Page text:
Confidentiality Agreement in Accounting

Client requests for confidentiality agreements or non-disclosure agreements (NDAs) are becoming common in accounting. CPAs receive requests for confidentiality agreements both as part of exploratory discussions on future business relationships and in the context of actual service agreements for clients. The problem for accounting firms is that many NDAs contain standard provisions that may conflict with professional standards and public accountancy laws. The document will clarify that exclusions from the agreement include information that reads as follows: Before issuing a confidentiality agreement, you must investigate your recipient`s intended practices to keep their own information private. If these practices do not exist or are bad, your confidentiality agreement should include specific clauses to restrict access to sensitive data. While the information contained in a confidentiality agreement is always unique, these documents fall into two key categories. Information known to the recipient before the agreement is signed. In many situations, such requests are not justified or necessary because CPAs are subject to the Confidential Client Information Rule (ET § 1 700.001) of the AICPA Code of Business Conduct and the confidentiality requirements of the Internal Revenue Code § 7216, which respect a client`s tax return information. Start by explaining to the client that the client`s confidential information rule and relevant ethical interpretations already require the CPA firm to protect the confidentiality of all client information.

Therefore, a separate agreement or letter of commitment should not be required. However, this cannot satisfy all customers. Before thinking about how to respond to the situation, it is important to understand the issues that may arise in the requested confidentiality agreements and the provisions of the letter of commitment. Employers can also avoid confidentiality agreements after employees have worked in their roles for a period of time. These employees may feel that their employer is changing the rules of their employment, which could lead to low morale and high staff turnover. For this reason, many employers encourage new employees to sign confidentiality agreements shortly after hiring. "Non-use" clause to ensure that the recipient does not use the information for purposes not defined in the agreement. CPA firms are increasingly confronted with NDAs and other client confidentiality requirements that go beyond the scope of the Confidential Client Information Rule, Section 7216, and other applicable laws and regulations. It is important to carefully consider these requests and determine whether they are appropriate in the circumstances. Consult the resources available from the AICPA and your professional liability insurer on this matter and ask your lawyer to review the requirements of NDAs, mandate letters or other contracts that extend or may conflict with professional standards, laws or regulations. Confidentiality agreements can also deter individuals or companies from profiting from your information because they know they will face legal consequences – including fines and a court order to stop cases arising from that information if they do. The reputation of the company that disclosed the sensitive information can also suffer in the short and long term.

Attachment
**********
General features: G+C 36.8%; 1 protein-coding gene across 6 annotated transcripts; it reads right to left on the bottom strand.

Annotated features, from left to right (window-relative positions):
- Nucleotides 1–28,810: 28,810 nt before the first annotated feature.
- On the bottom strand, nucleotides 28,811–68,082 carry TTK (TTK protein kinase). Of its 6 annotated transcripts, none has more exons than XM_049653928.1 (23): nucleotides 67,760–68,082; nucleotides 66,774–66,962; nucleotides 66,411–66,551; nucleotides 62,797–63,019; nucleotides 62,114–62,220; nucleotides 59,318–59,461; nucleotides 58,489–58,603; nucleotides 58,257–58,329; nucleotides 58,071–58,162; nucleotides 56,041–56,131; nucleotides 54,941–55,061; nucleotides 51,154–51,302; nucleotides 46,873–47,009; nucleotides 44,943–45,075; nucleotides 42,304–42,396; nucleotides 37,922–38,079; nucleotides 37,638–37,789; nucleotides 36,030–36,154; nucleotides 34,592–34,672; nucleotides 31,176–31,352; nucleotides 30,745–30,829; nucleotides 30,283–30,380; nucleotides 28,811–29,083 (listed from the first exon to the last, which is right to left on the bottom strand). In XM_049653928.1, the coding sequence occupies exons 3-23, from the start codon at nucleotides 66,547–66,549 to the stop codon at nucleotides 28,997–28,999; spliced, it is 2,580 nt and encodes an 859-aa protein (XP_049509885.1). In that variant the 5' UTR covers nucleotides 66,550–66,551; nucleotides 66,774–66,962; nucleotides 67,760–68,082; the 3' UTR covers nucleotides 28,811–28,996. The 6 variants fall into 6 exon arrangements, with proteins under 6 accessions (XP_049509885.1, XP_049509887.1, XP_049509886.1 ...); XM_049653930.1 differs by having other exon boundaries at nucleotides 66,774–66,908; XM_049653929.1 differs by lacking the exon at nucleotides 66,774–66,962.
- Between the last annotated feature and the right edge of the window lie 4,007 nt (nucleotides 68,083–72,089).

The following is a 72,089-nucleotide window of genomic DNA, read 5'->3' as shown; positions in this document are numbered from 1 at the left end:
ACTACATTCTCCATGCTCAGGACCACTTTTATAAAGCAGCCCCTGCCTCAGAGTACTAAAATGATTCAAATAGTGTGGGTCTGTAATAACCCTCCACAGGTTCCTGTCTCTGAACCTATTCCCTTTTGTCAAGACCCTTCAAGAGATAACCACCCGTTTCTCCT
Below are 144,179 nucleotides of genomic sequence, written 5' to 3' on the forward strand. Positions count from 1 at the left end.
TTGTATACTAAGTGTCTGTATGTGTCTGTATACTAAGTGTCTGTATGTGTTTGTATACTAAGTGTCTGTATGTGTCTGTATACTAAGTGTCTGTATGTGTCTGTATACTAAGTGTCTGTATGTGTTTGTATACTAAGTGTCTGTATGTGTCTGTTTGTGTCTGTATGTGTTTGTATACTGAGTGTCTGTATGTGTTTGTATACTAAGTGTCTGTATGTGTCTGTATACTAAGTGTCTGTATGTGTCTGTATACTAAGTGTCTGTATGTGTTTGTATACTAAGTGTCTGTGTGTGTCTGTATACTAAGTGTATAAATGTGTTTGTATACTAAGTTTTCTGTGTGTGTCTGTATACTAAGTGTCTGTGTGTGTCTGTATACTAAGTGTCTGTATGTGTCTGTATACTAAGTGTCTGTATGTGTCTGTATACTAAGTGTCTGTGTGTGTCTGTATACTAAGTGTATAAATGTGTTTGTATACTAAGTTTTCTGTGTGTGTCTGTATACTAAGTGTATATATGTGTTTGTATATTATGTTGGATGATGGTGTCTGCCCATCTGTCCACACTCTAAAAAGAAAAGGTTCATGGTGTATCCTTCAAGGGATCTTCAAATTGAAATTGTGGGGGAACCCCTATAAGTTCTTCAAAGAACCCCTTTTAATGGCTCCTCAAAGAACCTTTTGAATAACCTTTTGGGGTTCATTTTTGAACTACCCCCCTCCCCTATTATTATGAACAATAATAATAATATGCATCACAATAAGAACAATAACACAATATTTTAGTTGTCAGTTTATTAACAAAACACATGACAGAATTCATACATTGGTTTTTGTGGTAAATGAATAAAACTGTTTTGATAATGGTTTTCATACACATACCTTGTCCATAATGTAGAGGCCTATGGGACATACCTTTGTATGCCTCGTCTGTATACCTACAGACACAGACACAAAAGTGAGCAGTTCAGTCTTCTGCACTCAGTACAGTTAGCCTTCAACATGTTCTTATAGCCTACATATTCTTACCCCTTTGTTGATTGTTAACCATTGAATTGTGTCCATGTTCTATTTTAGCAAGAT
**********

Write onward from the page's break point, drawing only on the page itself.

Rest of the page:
Confidentiality agreements submitted by customers may also include definitions that broaden the scope of confidentiality obligations. While CPAs are required to keep client information confidential, this obligation does not extend to confidential third-party information that is not subject to the agreement. If the agreement requires the CPA to keep this information confidential, discuss it with the client and consult with your own lawyer about the provision. Integration (this Agreement supersedes the others and may only be amended in writing) The "Affected Periods" and "Miscellaneous" sections use plain language to cover the term of the Agreement and any other matters deemed important. These questions may include details, such as. B which state law applies to the agreement and which party will pay attorneys` fees in the event of a dispute.. .

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